API-First Solutions Are Becoming The Foundations For Telehealth Efficiently and Scale

By Nick Macario, CEO, Verifiable.

Nick Macario

Andreessen Horowitz, one of the most well-known venture capital firms in Silicon Valley, having made notable exits including Airbnb, Facebook, Box and Slack, is often at the precipice of significant software trends, including those signifying industry disruption. The firm is taking some of its focus on the rapid innovation occurring within the digital health space. 

For example, Julie Yoo, general partner at Andreesen Horowitz, recently issued a report defining “The New Tech Stack For Virtual First Care.” In the report, Yoo says API-first solutions are, and will continue, helping telehealth companies rapidly build more scalable, efficient operations.  

Digital Healthcare Surges As the World Focuses On Patient Care

For obvious reasons the recent growth in the overall digital health market has been explosive. Yoo points out that 2020 was a record-breaking year in the number of digital health companies that got started and funded, as well as the extensive growth these platforms achieved in both patient utilization and revenue. In her analysis, more than 1,000 full-stack digital health companies began in the past three years.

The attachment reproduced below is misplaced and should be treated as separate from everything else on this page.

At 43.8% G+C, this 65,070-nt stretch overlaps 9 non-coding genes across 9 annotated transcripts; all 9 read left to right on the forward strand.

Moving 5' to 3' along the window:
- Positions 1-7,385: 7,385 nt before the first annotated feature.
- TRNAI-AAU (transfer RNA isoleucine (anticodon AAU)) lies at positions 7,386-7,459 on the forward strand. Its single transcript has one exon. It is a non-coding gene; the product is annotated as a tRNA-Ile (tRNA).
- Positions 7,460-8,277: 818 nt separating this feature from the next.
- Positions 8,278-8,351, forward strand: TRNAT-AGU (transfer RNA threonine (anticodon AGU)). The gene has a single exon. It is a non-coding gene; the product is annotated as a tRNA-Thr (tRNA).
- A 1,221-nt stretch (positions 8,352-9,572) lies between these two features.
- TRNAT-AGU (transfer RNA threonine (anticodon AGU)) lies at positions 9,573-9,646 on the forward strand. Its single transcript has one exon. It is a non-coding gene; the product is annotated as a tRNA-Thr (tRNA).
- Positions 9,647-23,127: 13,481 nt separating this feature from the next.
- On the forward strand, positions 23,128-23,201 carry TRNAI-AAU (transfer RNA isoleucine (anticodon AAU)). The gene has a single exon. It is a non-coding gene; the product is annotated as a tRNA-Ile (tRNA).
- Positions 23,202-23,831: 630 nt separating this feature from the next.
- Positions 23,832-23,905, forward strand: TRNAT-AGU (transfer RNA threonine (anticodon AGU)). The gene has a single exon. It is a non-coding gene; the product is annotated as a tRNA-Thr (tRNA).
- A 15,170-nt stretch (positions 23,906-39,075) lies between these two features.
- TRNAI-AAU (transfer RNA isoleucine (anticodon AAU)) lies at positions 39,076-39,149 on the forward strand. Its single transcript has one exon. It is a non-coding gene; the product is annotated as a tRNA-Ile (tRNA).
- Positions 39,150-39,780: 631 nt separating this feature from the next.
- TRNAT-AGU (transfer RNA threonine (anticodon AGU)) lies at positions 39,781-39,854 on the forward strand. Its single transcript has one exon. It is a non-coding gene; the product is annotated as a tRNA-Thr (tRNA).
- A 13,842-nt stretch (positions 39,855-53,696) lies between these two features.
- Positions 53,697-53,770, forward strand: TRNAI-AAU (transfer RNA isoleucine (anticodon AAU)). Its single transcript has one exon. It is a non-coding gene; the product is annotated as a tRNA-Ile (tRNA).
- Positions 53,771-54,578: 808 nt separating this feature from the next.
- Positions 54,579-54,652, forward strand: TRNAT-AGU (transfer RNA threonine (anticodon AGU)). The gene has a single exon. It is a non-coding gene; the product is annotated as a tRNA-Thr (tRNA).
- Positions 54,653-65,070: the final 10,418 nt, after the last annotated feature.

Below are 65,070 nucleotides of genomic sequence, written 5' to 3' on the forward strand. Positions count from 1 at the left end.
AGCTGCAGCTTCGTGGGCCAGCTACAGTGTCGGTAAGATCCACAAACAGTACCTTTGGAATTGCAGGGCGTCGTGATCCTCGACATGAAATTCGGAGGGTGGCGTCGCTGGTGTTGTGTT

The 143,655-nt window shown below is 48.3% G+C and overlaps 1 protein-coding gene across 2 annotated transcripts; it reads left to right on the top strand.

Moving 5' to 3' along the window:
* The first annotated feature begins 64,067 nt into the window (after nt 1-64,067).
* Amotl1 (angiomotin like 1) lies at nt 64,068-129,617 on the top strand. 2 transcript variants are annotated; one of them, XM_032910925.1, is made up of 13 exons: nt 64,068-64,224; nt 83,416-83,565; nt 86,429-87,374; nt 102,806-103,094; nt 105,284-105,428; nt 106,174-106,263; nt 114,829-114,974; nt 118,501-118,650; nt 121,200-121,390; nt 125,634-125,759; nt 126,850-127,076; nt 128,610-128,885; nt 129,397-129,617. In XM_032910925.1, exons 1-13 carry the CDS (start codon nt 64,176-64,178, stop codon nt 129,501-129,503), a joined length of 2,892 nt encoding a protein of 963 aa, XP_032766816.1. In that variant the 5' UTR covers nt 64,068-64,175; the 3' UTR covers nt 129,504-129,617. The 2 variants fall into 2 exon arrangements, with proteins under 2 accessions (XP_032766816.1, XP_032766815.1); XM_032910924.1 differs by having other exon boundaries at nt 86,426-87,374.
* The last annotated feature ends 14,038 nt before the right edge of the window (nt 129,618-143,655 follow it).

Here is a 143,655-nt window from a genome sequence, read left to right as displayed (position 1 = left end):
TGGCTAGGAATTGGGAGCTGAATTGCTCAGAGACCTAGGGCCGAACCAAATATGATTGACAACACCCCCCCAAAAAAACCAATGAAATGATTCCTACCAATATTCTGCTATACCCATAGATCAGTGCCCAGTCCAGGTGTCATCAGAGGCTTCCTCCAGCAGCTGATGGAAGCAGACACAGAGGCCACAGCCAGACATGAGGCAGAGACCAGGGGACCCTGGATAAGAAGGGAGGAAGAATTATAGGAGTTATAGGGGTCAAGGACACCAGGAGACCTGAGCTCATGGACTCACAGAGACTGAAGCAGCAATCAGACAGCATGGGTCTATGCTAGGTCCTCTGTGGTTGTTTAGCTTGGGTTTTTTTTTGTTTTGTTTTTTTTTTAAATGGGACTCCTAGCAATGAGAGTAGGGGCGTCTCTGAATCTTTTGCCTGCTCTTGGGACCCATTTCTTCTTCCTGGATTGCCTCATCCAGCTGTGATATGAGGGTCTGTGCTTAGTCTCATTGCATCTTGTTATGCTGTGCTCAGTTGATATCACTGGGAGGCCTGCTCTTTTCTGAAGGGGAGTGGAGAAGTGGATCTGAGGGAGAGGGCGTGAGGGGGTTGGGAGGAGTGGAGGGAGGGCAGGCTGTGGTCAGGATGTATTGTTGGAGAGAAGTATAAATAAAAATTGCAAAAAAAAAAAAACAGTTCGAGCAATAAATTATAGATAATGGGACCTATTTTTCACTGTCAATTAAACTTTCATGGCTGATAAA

“We’re truly entering into a new golden era for healthcare technology,” she noted in her report.

Legacy Healthcare IT Fails Digital Health

New virtual care companies require much of the same back-end infrastructure as traditional healthcare providers; however, legacy healthcare IT solutions lack flexibility, interoperability, and scale required. Many digital health companies are trying to build their tech stacks or outsource manual operations — either approach is a mistake.

(Image source from “New Tech Stack of Virtual Care Delivery,”  Andreessen Horowitz)

The “New Tech Stack For Virtual First Care”